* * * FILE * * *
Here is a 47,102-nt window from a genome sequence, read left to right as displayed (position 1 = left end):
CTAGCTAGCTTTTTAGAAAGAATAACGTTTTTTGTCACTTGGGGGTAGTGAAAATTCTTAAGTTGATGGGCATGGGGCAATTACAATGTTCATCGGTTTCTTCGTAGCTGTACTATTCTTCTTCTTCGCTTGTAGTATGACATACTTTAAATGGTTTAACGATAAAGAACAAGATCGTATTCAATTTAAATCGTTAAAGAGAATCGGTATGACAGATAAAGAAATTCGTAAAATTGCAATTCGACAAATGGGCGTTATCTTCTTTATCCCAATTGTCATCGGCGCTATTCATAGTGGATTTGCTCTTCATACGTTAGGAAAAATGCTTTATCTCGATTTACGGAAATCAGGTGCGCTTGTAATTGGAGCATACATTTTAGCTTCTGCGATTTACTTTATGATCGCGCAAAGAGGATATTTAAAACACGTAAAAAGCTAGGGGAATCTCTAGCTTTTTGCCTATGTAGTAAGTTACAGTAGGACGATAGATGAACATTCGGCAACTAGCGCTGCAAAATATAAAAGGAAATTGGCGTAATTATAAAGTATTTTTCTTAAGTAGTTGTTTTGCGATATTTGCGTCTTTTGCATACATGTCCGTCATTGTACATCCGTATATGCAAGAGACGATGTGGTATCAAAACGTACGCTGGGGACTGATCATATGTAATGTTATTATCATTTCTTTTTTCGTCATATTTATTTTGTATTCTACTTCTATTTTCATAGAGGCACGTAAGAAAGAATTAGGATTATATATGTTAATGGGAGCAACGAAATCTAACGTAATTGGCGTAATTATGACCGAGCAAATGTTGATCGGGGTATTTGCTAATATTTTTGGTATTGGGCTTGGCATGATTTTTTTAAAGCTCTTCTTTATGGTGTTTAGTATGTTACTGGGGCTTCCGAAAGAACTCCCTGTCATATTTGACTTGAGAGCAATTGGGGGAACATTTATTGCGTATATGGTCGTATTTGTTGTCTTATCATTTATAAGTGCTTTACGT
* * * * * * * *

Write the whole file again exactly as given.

Here is a 47,102-nt window from a genome sequence, read left to right as displayed (position 1 = left end):
CTAGCTAGCTTTTTAGAAAGAATAACGTTTTTTGTCACTTGGGGGTAGTGAAAATTCTTAAGTTGATGGGCATGGGGCAATTACAATGTTCATCGGTTTCTTCGTAGCTGTACTATTCTTCTTCTTCGCTTGTAGTATGACATACTTTAAATGGTTTAACGATAAAGAACAAGATCGTATTCAATTTAAATCGTTAAAGAGAATCGGTATGACAGATAAAGAAATTCGTAAAATTGCAATTCGACAAATGGGCGTTATCTTCTTTATCCCAATTGTCATCGGCGCTATTCATAGTGGATTTGCTCTTCATACGTTAGGAAAAATGCTTTATCTCGATTTACGGAAATCAGGTGCGCTTGTAATTGGAGCATACATTTTAGCTTCTGCGATTTACTTTATGATCGCGCAAAGAGGATATTTAAAACACGTAAAAAGCTAGGGGAATCTCTAGCTTTTTGCCTATGTAGTAAGTTACAGTAGGACGATAGATGAACATTCGGCAACTAGCGCTGCAAAATATAAAAGGAAATTGGCGTAATTATAAAGTATTTTTCTTAAGTAGTTGTTTTGCGATATTTGCGTCTTTTGCATACATGTCCGTCATTGTACATCCGTATATGCAAGAGACGATGTGGTATCAAAACGTACGCTGGGGACTGATCATATGTAATGTTATTATCATTTCTTTTTTCGTCATATTTATTTTGTATTCTACTTCTATTTTCATAGAGGCACGTAAGAAAGAATTAGGATTATATATGTTAATGGGAGCAACGAAATCTAACGTAATTGGCGTAATTATGACCGAGCAAATGTTGATCGGGGTATTTGCTAATATTTTTGGTATTGGGCTTGGCATGATTTTTTTAAAGCTCTTCTTTATGGTGTTTAGTATGTTACTGGGGCTTCCGAAAGAACTCCCTGTCATATTTGACTTGAGAGCAATTGGGGGAACATTTATTGCGTATATGGTCGTATTTGTTGTCTTATCATTTATAAGTGCTTTACGT